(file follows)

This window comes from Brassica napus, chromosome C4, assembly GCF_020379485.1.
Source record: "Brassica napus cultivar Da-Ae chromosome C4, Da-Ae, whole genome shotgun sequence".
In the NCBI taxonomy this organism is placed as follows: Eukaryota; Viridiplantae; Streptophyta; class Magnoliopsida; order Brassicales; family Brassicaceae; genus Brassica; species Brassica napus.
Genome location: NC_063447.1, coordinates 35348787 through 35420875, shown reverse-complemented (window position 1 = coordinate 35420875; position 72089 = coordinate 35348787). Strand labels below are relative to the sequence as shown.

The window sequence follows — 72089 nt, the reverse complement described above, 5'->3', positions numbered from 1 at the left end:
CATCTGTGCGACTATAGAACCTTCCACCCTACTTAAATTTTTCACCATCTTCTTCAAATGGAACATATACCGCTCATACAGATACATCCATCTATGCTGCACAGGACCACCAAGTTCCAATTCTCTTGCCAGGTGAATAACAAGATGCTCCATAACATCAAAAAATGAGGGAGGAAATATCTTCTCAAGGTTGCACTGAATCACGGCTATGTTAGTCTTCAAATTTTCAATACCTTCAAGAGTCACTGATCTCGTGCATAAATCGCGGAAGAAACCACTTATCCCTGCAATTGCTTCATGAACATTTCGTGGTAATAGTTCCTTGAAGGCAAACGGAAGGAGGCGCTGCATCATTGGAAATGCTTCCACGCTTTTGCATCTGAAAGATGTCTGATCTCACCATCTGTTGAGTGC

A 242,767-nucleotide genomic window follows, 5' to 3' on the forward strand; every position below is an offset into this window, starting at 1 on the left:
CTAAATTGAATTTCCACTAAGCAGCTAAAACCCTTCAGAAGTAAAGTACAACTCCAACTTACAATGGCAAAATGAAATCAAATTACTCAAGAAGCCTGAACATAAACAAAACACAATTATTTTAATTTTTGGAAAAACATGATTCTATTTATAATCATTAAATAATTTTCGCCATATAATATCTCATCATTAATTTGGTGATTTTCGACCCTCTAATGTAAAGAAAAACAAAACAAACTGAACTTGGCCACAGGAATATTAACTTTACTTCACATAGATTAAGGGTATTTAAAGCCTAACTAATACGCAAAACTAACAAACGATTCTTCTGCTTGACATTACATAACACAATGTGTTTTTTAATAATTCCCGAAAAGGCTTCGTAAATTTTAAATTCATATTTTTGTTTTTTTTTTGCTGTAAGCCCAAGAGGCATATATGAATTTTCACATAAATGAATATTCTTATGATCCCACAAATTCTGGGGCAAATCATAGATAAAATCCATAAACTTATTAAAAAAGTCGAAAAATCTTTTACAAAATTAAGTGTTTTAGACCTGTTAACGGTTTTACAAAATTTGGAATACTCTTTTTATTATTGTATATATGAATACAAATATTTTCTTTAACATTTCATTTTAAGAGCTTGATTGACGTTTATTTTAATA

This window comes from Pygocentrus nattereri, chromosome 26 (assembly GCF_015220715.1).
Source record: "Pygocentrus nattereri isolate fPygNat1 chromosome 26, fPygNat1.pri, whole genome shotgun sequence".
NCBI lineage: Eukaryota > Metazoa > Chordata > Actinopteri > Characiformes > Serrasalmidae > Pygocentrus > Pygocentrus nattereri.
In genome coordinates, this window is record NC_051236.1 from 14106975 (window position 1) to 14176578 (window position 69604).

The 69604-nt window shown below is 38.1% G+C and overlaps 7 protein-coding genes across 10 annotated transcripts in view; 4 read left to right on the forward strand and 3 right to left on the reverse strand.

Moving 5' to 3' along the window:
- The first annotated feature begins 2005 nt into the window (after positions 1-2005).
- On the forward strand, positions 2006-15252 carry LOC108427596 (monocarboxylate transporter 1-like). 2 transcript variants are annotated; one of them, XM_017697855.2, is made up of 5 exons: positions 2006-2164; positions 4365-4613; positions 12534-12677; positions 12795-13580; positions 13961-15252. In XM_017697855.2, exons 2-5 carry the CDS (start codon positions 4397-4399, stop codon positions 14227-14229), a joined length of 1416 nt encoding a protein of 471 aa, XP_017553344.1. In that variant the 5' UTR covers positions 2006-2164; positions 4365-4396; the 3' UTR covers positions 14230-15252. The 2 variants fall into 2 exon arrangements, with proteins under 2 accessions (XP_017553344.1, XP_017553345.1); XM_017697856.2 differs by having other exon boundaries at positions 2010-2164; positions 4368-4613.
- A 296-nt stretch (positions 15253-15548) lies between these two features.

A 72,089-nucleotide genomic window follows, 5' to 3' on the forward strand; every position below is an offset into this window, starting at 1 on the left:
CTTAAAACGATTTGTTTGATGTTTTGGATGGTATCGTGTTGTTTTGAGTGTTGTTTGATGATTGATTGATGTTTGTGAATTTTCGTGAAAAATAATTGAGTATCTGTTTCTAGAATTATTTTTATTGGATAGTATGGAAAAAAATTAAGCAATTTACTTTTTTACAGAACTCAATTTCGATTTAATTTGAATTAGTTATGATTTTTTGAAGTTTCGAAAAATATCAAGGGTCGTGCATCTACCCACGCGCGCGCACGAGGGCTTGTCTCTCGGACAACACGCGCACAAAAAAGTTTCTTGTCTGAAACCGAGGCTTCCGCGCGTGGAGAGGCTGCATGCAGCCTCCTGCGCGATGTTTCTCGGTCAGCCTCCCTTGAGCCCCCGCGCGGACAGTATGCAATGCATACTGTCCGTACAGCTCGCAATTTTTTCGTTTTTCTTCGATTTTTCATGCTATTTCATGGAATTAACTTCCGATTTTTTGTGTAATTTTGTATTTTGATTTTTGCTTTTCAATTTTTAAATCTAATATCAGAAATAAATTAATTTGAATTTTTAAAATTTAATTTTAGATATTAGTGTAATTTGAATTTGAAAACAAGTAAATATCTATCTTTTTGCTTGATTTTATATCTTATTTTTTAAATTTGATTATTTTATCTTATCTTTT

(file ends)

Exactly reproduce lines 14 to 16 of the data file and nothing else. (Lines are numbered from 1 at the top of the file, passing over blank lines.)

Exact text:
Moving 5' to 3' along the window:
- The first annotated feature begins 2005 nt into the window (after positions 1-2005).
- On the forward strand, positions 2006-15252 carry LOC108427596 (monocarboxylate transporter 1-like). 2 transcript variants are annotated; one of them, XM_017697855.2, is made up of 5 exons: positions 2006-2164; positions 4365-4613; positions 12534-12677; positions 12795-13580; positions 13961-15252. In XM_017697855.2, exons 2-5 carry the CDS (start codon positions 4397-4399, stop codon positions 14227-14229), a joined length of 1416 nt encoding a protein of 471 aa, XP_017553344.1. In that variant the 5' UTR covers positions 2006-2164; positions 4365-4396; the 3' UTR covers positions 14230-15252. The 2 variants fall into 2 exon arrangements, with proteins under 2 accessions (XP_017553344.1, XP_017553345.1); XM_017697856.2 differs by having other exon boundaries at positions 2010-2164; positions 4368-4613.